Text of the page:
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Getting at Systemic Risk via an Agent-Based Model of the Housing Market

Author

Listed:
  • John Geanakoplos

    () (Cowles Foundation, Yale University)

  • Robert Axtell

    (George Mason University)

  • Doyne J. Farmer

    (Santa Fe Institute)

  • Peter Howitt

    (Brown University)

  • Benjamin Conlee

    (Ellington Management Group)

  • Jonathan Goldstein

    (George Mason University)

  • Matthew Hendrey

    (George Mason University)

  • Nathan M. Palmer

    (George Mason University)

  • Chun-Yi Yang

    (George Mason University)

Abstract

Systemic risk must include the housing market, though economists have not generally focused on it. We begin construction of an agent-based model of the housing market with individual data from Washington, DC. Twenty years of success with agent-based models of mortgage prepayments give us hope that such a model could be useful. Preliminary analysis suggests that the housing boom and bust of 1997-2007 was due in large part to changes in leverage rather than interest rates.

Suggested Citation

  • John Geanakoplos & Robert Axtell & Doyne J. Farmer & Peter Howitt & Benjamin Conlee & Jonathan Goldstein & Matthew Hendrey & Nathan M. Palmer & Chun-Yi Yang, 2012. "Getting at Systemic Risk via an Agent-Based Model of the Housing Market," Cowles Foundation Discussion Papers 1852, Cowles Foundation for Research in Economics, Yale University.
  • Handle: RePEc:cwl:cwldpp:1852
    Note: CFP 1358
    as

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    File URL: http://cowles.yale.edu/sites/default/files/files/pub/d18/d1852.pdf
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    References listed on IDEAS

    as
    1. Christopher D. Carroll, 1997. "Buffer-Stock Saving and the Life Cycle/Permanent Income Hypothesis," The Quarterly Journal of Economics, Oxford University Press, vol. 112(1), pages 1-55.
    2. Duca, John V & Muellbauer, John & Murphy, Anthony, 2011. "Shifting Credit Standards and the Boom and Bust in US House Prices," CEPR Discussion Papers 8361, C.E.P.R. Discussion Papers.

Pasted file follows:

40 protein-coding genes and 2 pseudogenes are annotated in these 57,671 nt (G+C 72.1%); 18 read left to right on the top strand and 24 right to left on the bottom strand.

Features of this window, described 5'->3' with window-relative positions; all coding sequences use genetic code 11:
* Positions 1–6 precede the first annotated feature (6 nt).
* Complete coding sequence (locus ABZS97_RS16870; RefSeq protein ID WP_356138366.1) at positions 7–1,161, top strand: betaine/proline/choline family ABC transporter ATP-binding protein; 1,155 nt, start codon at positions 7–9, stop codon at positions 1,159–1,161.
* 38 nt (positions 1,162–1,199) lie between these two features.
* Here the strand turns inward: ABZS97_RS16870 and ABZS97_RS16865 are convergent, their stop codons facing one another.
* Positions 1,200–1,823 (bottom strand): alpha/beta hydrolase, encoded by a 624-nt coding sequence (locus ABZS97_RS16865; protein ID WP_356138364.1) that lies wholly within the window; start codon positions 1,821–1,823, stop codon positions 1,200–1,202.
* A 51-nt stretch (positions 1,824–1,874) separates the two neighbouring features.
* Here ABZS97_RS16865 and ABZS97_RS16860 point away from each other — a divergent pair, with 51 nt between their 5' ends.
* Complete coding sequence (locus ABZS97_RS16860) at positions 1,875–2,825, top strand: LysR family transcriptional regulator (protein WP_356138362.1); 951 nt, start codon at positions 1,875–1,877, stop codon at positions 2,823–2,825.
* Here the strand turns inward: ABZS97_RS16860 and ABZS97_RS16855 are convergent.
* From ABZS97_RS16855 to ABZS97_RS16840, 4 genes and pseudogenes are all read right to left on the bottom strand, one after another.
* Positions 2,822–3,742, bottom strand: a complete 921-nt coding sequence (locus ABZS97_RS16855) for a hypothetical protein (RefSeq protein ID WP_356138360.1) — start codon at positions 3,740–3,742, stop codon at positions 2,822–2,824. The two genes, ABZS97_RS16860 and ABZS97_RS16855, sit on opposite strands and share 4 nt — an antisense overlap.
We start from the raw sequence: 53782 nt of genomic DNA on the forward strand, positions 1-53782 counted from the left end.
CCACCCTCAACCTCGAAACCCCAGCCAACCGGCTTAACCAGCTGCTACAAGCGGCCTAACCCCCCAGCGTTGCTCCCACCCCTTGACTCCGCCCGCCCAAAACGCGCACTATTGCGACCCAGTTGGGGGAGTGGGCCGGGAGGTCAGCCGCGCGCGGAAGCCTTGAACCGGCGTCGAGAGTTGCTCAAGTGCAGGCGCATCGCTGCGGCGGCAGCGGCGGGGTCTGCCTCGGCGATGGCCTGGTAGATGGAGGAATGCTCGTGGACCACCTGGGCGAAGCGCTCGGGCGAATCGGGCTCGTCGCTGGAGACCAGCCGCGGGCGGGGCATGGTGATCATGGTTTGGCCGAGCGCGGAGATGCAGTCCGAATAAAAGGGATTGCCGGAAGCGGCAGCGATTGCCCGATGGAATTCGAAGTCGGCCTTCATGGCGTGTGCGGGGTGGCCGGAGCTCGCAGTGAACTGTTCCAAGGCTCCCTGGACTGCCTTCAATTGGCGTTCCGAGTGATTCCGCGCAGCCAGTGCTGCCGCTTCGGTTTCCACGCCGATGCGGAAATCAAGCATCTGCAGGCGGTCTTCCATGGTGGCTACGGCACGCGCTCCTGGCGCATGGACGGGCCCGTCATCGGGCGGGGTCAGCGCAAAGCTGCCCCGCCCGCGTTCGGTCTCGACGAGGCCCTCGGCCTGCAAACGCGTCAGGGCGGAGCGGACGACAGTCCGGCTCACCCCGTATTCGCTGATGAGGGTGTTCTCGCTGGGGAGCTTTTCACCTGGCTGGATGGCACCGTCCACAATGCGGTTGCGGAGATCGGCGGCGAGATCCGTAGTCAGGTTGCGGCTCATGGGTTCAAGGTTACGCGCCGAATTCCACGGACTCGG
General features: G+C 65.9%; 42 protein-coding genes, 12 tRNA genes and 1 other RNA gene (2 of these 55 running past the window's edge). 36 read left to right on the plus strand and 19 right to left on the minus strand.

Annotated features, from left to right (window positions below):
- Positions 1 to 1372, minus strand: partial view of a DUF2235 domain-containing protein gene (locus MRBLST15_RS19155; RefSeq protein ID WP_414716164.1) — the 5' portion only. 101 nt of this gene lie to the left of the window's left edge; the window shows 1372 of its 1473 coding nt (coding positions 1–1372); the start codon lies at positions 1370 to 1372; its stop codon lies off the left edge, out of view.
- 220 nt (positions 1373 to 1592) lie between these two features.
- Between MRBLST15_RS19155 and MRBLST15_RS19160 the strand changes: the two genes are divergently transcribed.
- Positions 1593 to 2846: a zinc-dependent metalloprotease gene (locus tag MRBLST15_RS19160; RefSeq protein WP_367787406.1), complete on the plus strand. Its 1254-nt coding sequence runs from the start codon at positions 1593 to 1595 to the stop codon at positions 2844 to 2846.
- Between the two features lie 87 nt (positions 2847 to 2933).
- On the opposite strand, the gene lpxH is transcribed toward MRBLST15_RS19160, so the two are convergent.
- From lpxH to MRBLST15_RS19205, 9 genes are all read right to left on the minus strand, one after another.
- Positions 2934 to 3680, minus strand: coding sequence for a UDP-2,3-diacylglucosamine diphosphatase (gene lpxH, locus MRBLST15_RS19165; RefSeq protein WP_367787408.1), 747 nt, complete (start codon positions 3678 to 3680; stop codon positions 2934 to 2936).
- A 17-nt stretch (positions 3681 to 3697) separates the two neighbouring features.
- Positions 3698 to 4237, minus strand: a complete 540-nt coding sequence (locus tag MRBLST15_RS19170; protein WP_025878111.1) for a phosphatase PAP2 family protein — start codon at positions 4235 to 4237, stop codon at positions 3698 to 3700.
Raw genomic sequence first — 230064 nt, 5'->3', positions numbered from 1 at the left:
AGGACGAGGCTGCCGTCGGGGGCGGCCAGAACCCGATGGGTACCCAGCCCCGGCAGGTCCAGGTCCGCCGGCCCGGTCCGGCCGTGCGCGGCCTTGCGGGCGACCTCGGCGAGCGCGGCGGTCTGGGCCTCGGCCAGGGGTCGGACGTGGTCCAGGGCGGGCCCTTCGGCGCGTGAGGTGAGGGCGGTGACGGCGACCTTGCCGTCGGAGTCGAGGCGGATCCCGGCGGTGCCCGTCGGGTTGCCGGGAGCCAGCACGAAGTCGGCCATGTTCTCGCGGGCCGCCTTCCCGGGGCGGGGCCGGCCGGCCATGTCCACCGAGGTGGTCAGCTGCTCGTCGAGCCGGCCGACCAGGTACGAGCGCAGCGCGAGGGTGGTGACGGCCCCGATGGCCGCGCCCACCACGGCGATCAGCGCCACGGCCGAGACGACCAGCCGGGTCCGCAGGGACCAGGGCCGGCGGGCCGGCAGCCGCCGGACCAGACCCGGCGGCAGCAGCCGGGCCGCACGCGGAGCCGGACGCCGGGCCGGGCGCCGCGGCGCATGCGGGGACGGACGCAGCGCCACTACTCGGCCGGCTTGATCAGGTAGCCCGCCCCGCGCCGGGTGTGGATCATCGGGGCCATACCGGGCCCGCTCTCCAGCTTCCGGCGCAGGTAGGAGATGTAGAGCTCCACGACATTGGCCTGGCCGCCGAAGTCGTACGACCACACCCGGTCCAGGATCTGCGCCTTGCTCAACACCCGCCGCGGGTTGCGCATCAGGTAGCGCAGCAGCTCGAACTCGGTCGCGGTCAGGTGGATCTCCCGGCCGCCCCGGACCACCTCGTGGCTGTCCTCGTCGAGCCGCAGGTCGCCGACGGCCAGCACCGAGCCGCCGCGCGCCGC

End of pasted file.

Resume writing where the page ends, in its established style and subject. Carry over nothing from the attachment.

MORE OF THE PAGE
3. John Geanakoplos, 2010. "The Leverage Cycle," NBER Chapters,in: NBER Macroeconomics Annual 2009, Volume 24, pages 1-65 National Bureau of Economic Research, Inc.
    4. Edward L. Glaeser & Joshua D. Gottlieb & Joseph Gyourko, 2012. "Can Cheap Credit Explain the Housing Boom?," NBER Chapters,in: Housing and the Financial Crisis, pages 301-359 National Bureau of Economic Research, Inc.
    5. Andrew F. Haughwout & Donghoon Lee & Joseph Tracy & Wilbert Van der Klaauw, 2011. "Real estate investors, the leverage cycle, and the housing market crisis," Staff Reports 514, Federal Reserve Bank of New York.
    6. John Geanakoplos, 2009. "The Leverage Cycle," Cowles Foundation Discussion Papers 1715R, Cowles Foundation for Research in Economics, Yale University, revised Jan 2010.
    Full references (including those not matched with items on IDEAS)

    More about this item

    Keywords

    Agent based models; Housing prices; Boom and bust; Leverage; Interest rates; Foreclosures; Systemic risk;

    JEL classification:

    • E3 - Macroeconomics and Monetary Economics - - Prices, Business Fluctuations, and Cycles
    • E31 - Macroeconomics and Monetary Economics - - Prices, Business Fluctuations, and Cycles - - - Price Level; Inflation; Deflation
    • E32 - Macroeconomics and Monetary Economics - - Prices, Business Fluctuations, and Cycles - - - Business Fluctuations; Cycles
    • E37 - Macroeconomics and Monetary Economics - - Prices, Business Fluctuations, and Cycles - - - Forecasting and Simulation: Models and Applications
    • E44 - Macroeconomics and Monetary Economics - - Money and Interest Rates - - - Financial Markets and the Macroeconomy
    • E63 - Macroeconomics and Monetary Economics - - Macroeconomic Policy, Macroeconomic Aspects of Public Finance, and General Outlook - - - Comparative or Joint Analysis of Fiscal and Monetary Policy; Stabilization; Treasury Policy
    • R2 - Urban, Rural, Regional, Real Estate, and Transportation Economics - - Household Analysis
    • R20 - Urban, Rural, Regional, Real Estate, and Transportation Economics - - Household Analysis - - - General
    • R21 - Urban, Rural, Regional, Real Estate, and Transportation Economics - - Household Analysis - - - Housing Demand
    • R23 - Urban, Rural, Regional, Real Estate, and Transportation Economics - - Household Analysis - - - Regional Migration; Regional Labor Markets; Population
    • R28 - Urban, Rural, Regional, Real Estate, and Transportation Economics - - Household Analysis - - - Government Policy
    • R3 - Urban, Rural, Regional, Real Estate, and Transportation Economics - - Real Estate Markets, Spatial Production Analysis, and Firm Location
    • R30 - Urban, Rural, Regional, Real Estate, and Transportation Economics - - Real Estate Markets, Spatial Production Analysis, and Firm Location - - - General
    • R31 - Urban, Rural, Regional, Real Estate, and Transportation Economics - - Real Estate Markets, Spatial Production Analysis, and Firm Location - - - Housing Supply and Markets
    • R38 - Urban, Rural, Regional, Real Estate, and Transportation Economics - - Real Estate Markets, Spatial Production Analysis, and Firm Location - - - Government Policy

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